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Seven days to live 

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6 Thursday

film

Think about the dramatic stage presence and energy of a poetry slam, then add in the extra element of body language — more specifically, American Sign Language. Aneta Brodski, a deaf Israeli immigrant to New York, is your spirited protagonist in Deaf Jam, in which she collaborates with a Palestinian slam poet to bring ASL poetry to hearing audiences. The documentary film screens for free at 6 and 8 tonight in Colorado College's Cornerstone Arts Center Screening Room (825 N. Cascade Ave., ifsoc.org), with one of Brodksi's friends from the Colorado School for the Deaf and the Blind in attendance to field questions. — Matthew Schniper

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7 Friday

spoken word

For all the wordsmiths, poets and passionistas out there: Make sure you're fighting me for a front seat at Joshua Bennett's free performance at 7 tonight at CC's Armstrong Hall (14 E. Cache la Poudre St., coloradocollege.edu). The performance poet from Yonkers, N.Y., has recited at the White House, the Sundance Film Festival and the NAACP Image Awards. But don't let me ramble on about him. I'll let his words, from an event at his former high school, express a little of who the man is: "I grow more accustomed to not remembering the way I used to smile, back when I still read the dictionary for kicks and wore the same red sweatshirt to school every day. I looked like the world's largest pomegranate, like a mascot for love." — Kirsten Akens

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8 Saturday

metaphysics

So, here's something you might not have known: "By observing someone's toes you will know a great deal about their past and the experiences they have lived through," reads the website for the Southwest Institute of Healing Arts. "Toes reveal how a person copes with their feelings, as well as their thoughts." If you're now abuzz over the thought of a toe reading, you probably belong at the Celebration Metaphysical Fair. Going from 1 to 9 on Friday, 10 to 7 today and 10 to 6 on Sunday, the fair's held at the Colorado Springs City Auditorium (221 E. Kiowa St., celebrationfair.com/springs.html). Five bucks gets you workshops, access to a do-your-own-readings table, and vendors of every sort. A little one-on-one, toe-focused communication is just $20 more. — Bryce Crawford

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9 Sunday

books

Even though this is the sixth Author Fest of the Rockies, it is the first such event being run by a standalone nonprofit organization, separate from the Friends of the Manitou Springs Public Library. As such, it's a wee bit smaller this time around, but still offers an opportunity to hear keynotes from four Colorado authors: Erin Blakemore, 2011 Colorado Book Award winner in nonfiction; Stephanie Barron, author of the Jane Austen Mysteries; Matt Moseley, 2011 Colorado Book Award finalist in creative nonfiction; and Barbara O'Neal, six-time RITA winner. Your $75 registration fee includes lunch during the noon to 4 p.m. event today at the Cliff House at Pikes Peak (306 Cañon Ave., Manitou Springs, authorfestoftherockies.org). — Kirsten Akens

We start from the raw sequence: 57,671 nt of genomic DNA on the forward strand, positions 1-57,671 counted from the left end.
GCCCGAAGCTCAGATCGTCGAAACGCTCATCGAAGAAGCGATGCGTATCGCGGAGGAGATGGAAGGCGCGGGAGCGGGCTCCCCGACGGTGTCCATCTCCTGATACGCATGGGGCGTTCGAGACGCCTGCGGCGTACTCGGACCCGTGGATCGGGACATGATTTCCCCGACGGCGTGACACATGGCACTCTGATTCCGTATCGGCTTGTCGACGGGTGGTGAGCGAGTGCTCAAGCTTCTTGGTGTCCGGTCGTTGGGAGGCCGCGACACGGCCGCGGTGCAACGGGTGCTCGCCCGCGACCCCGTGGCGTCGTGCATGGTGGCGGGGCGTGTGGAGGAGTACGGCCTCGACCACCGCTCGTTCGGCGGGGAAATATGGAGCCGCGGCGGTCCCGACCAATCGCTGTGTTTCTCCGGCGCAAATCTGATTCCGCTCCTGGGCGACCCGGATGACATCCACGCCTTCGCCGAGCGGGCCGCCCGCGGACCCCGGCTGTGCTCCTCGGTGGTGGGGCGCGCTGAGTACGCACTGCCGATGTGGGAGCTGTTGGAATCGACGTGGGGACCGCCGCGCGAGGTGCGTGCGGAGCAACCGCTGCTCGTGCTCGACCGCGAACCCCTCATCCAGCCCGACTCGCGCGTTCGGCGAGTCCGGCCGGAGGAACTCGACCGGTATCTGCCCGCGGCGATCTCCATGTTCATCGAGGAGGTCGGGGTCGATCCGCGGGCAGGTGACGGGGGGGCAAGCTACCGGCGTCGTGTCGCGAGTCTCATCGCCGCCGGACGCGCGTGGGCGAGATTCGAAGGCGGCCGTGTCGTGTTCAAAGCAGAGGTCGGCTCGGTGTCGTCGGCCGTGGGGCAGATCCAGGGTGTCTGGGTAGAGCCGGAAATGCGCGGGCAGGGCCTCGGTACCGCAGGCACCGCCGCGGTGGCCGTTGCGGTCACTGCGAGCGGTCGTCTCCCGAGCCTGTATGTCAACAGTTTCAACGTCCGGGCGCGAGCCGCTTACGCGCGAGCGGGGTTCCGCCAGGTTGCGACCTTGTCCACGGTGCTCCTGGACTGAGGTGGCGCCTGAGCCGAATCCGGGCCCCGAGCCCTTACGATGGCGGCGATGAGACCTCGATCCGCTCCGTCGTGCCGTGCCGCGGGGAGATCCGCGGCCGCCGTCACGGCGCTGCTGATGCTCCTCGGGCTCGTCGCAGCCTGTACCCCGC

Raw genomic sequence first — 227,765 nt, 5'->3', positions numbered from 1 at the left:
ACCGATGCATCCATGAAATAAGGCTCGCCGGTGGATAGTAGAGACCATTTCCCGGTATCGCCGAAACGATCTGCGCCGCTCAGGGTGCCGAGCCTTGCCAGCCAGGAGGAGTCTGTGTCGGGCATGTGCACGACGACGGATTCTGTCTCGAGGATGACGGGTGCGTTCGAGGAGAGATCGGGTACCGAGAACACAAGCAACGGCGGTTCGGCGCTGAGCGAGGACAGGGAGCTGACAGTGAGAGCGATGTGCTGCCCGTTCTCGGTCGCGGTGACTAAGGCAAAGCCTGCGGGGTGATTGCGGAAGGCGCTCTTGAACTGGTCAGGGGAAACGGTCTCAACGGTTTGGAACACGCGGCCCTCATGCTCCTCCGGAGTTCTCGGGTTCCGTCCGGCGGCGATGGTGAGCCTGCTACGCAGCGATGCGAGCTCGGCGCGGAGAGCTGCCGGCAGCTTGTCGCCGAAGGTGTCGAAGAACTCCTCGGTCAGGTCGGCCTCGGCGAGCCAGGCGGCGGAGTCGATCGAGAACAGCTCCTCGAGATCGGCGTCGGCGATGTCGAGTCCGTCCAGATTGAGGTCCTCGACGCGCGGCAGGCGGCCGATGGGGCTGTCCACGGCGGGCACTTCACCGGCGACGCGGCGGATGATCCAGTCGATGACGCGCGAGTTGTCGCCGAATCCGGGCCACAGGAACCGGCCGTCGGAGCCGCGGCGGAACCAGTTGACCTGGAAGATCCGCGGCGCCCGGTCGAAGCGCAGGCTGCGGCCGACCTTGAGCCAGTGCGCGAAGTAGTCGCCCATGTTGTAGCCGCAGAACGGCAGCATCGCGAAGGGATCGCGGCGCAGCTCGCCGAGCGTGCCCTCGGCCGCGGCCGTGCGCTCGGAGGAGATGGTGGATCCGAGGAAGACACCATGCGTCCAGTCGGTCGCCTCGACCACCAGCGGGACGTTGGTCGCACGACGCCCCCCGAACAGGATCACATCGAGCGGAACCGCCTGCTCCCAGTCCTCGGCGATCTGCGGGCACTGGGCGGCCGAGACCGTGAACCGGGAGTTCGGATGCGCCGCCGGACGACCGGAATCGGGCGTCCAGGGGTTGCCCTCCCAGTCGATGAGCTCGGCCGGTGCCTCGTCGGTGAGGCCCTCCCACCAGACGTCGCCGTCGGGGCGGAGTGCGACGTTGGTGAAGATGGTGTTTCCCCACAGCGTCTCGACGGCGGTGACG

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10 Monday

kids and family

There are few things more enjoyable than picking pumpkins in the fall; it's like dyeing eggs at Easter, or stringing popcorn chains at Christmas. A chance to create, follow or resurrect family traditions comes via a visit to the Colorado Pumpkin Patch (17401 Walden Way, northern El Paso County, coloradopumpkinpatch.net), which is open at 9 a.m., Monday through Saturday until Oct. 29. Bring a picnic and enjoy a straw slide and maze, a petting zoo, tractor rides and live music on select days. (Visit the website for a schedule.) Tickets run $5 to $7, and kids 2 and under will get in free. The pumpkins are pick-and-pay, ranging from $2 to $8. — Edie Adelstein

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11 Tuesday

music

Mastodon and Daughtry. Wyclef Jean and Wolfmother. Grace Potter and Nickelback. You'd think some of these musicians would rather sing Streisand than show up on an album together. And yet today, one of Universal's labels will release ZZ Top: A Tribute From Friends, which features all of them, plus Mick Fleetwood, Coheed & Cambria and more. Perhaps as amazing: You can still see the genuine article, 42 years into their career together. In fact, ZZ Top, the legends of Texas blues and rock and early '80s MTV, play the Pikes Peak Center (190 S. Cascade Ave., pikespeakcenter.com, all ages) at 7:30 this very evening, for $45, $65 or $75. — Kirk Woundy

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12 Wednesday

music

Boston rapper Slaine, who opens for hardcore rockers (Hed) P.E. at 7 tonight at the Black Sheep (2106 E. Platte Ave., blacksheeprocks.com), keeps a varying and fairly active Twitter account. Take his Sept. 29 tweet: "First show of the tour tonight at The Yost theater in Santa Ana. My set starts at 9. I plan on being out of control. You should too." Or this, from Sept. 27: "I need to find a good toiletree bag for tour. Where they got them?" Now that Slaine has made it, toothbrush and all, to Colorado, it's time for some spittin' on sex, drugs and (Hed) P.E.'s favorite topic, conspiracies. Catch this all-ages show for $16 to $18. — Edie Adelstein

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